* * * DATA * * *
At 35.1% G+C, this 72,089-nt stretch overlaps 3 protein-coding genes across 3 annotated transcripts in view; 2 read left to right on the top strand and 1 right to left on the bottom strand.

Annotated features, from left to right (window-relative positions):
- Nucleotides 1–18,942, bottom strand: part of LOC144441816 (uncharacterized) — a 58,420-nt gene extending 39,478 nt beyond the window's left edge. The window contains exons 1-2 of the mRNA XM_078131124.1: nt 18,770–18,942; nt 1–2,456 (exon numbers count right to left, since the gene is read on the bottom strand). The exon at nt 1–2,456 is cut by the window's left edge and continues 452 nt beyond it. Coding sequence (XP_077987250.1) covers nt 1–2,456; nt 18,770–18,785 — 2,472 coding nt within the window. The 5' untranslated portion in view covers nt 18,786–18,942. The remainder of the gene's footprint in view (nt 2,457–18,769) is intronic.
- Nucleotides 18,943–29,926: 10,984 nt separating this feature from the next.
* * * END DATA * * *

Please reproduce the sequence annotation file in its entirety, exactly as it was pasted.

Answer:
At 35.1% G+C, this 72,089-nt stretch overlaps 3 protein-coding genes across 3 annotated transcripts in view; 2 read left to right on the top strand and 1 right to left on the bottom strand.

Annotated features, from left to right (window-relative positions):
- Nucleotides 1–18,942, bottom strand: part of LOC144441816 (uncharacterized) — a 58,420-nt gene extending 39,478 nt beyond the window's left edge. The window contains exons 1-2 of the mRNA XM_078131124.1: nt 18,770–18,942; nt 1–2,456 (exon numbers count right to left, since the gene is read on the bottom strand). The exon at nt 1–2,456 is cut by the window's left edge and continues 452 nt beyond it. Coding sequence (XP_077987250.1) covers nt 1–2,456; nt 18,770–18,785 — 2,472 coding nt within the window. The 5' untranslated portion in view covers nt 18,786–18,942. The remainder of the gene's footprint in view (nt 2,457–18,769) is intronic.
- Nucleotides 18,943–29,926: 10,984 nt separating this feature from the next.